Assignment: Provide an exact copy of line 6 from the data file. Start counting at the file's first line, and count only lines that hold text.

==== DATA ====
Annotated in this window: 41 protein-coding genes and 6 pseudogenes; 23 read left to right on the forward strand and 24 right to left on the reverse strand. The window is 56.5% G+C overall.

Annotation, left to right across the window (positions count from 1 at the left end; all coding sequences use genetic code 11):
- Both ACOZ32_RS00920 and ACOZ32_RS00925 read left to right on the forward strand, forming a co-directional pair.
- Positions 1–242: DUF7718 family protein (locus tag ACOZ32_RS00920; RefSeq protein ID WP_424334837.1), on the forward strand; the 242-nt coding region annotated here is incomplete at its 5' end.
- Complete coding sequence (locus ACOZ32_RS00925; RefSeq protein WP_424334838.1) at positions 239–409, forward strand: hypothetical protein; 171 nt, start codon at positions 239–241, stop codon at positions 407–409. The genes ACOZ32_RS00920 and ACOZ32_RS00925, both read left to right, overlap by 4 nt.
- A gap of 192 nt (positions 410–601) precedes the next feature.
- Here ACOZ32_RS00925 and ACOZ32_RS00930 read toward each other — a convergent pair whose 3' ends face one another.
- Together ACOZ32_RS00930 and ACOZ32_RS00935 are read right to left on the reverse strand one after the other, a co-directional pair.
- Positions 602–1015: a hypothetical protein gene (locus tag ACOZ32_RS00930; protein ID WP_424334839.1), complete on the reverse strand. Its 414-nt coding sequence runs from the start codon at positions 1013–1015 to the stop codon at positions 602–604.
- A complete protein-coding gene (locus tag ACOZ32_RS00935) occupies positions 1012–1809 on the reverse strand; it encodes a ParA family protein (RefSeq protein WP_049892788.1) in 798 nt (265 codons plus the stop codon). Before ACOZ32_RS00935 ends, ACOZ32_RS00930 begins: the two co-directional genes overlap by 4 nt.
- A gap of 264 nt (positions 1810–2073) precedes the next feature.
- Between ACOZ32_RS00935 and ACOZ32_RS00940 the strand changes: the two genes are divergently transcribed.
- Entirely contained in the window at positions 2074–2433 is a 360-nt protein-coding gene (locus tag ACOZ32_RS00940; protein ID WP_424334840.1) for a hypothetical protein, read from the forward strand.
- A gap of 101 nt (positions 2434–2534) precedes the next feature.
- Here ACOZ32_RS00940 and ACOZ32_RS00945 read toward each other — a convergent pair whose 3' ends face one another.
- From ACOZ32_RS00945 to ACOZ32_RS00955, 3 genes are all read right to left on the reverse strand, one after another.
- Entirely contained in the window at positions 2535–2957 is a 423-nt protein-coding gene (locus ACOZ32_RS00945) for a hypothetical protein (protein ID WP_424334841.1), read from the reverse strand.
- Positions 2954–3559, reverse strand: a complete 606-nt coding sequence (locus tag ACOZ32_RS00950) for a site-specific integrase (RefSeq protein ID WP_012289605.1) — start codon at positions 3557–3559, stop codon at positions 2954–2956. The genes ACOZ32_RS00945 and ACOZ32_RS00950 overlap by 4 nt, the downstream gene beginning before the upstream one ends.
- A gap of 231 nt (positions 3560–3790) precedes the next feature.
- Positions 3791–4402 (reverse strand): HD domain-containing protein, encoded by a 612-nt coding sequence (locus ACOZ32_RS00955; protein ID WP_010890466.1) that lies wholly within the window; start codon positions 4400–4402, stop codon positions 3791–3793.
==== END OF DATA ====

- A gap of 192 nt (positions 410–601) precedes the next feature.